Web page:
Rapunzel lives a charmed life, high in her isolated tower. She has everything a girl could want: magic roses, beautiful clothes, and books full of stories that are all about her. Stories in which evil, lying princes try to lure her away from her home and into the frightening world beyond, but she resists them and is safe.
Yes, you read that right.
Megan Morrison’s “Grounded: The Adventures of Rapunzel” (first in her Tyme series) is full of twists on the old story of the girl with the very long hair. And not just any old twists. Readers who think they’ve seen every conceivable twist there could be on a fairytale will be surprised and pleased to find that Morrison has somehow managed to come up with new and very enjoyable ones.
In this version of the story, Rapunzel, as indicated above, has led a perfectly sheltered life, until a peasant named Jack startles her by breaking into her tower, and claiming that a fairy is dying and it’s all her fault. The Witch who takes care of Rapunzel scares Jack off and convinces the bewildered girl that he was lying. But when Witch is gone, Jack returns . . . and before she knows it, Rapunzel has left her beloved tower and embarked on an adventure that will change her forever.
Morrison is a superb writer, creating an exciting and quirky fantasy world that is, like all the best fantasy worlds, firmly grounded in the realities of human nature. She gives us strong, interesting, complex characters, especially Rapunzel. The young girl who has lived in the lap of luxury — so ignorant that she doesn’t even know what a mother or father is, and has never heard of feelings like guilt or grief — goes on an emotional journey that forces her to grow up quickly, and changes her thinking and her life forever.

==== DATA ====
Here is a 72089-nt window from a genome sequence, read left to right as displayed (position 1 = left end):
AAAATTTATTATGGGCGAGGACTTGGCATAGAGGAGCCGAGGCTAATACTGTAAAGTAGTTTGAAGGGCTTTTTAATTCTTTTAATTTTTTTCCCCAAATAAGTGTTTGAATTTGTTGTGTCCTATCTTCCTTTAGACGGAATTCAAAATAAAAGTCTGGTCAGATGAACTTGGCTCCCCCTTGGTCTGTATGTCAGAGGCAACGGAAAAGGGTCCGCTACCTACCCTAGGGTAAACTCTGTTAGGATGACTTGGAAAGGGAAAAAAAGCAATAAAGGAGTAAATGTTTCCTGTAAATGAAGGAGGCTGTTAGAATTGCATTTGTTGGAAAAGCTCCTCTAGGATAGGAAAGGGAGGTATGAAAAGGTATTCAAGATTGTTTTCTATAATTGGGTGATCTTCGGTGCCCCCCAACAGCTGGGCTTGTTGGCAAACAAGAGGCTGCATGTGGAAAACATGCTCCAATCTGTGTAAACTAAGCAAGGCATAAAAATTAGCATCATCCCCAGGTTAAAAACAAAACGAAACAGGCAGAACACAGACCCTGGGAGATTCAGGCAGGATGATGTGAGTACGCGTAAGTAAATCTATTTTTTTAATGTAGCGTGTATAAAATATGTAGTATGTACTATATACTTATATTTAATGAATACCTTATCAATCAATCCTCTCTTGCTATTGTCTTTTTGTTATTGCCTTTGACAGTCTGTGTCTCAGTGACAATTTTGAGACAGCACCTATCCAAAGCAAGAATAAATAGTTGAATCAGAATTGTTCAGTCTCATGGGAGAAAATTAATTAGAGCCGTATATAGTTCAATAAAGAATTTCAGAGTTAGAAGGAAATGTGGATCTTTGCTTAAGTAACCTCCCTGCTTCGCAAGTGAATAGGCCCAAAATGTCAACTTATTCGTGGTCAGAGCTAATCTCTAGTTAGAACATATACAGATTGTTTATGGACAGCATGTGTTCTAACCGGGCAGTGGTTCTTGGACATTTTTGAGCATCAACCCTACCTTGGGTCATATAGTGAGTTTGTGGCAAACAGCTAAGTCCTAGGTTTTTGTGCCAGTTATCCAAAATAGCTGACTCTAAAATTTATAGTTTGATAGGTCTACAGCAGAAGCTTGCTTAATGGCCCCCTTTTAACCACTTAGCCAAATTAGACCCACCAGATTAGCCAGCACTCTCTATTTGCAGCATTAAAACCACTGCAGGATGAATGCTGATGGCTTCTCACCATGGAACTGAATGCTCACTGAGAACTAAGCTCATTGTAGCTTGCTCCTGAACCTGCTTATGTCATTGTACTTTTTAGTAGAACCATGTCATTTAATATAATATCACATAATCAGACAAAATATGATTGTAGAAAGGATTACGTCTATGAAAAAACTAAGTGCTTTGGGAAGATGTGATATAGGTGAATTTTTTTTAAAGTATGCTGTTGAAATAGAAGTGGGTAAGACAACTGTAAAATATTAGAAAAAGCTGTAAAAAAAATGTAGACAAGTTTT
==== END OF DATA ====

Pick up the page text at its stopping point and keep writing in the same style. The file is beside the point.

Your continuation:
The moral themes here are complex and sometimes subtle, but even middle-schoolers who can’t always grasp them completely will nonetheless absorb some good and helpful ideas. After fighting it for a long time, to the point of exasperating everyone around her, Rapunzel finally has to face the hard truth that the Witch whom she saw as a mother figure has exploited and abused her. And then, in the light of that knowledge, she has to learn some tough lessons about how to forgive, even while refusing to compromise what she now knows to be right. It’s a lot for a sheltered young girl to handle, but the way Rapunzel manages it is moving and inspiring.
Jack too is an admirable character, brave, loyal, and kind. Though he and Rapunzel don’t always see eye-to-eye, and are both sometimes too stubborn for their own good, they both learn something and grow into better people through their friendship.
“Grounded” has some descriptions of violence, but nothing very explicit or disturbing. There are no graphic sexual references, but there is a scene where a very embarrassed Jack is forced to explain to Rapunzel, who is curious about her long-lost family, how mothers and fathers have children. We don’t see what he actually tells her, and the scene is played as light comedy (“His voice cracked, and when he was finished, he strode off ahead of her and put several paces’ distance between them. Rapunzel was disgusted.”).
With “Grounded,” Morrison has fashioned a fairy story that will enchant middle-schoolers and make their parents happy, too. I look forward to seeing further entries in her Tyme series.
Image copyright Arthur A. Levine Books. Review copy obtained from the reviewer’s local library.
Gina Dalfonzo is editor of BreakPoint.org and Dickensblog.
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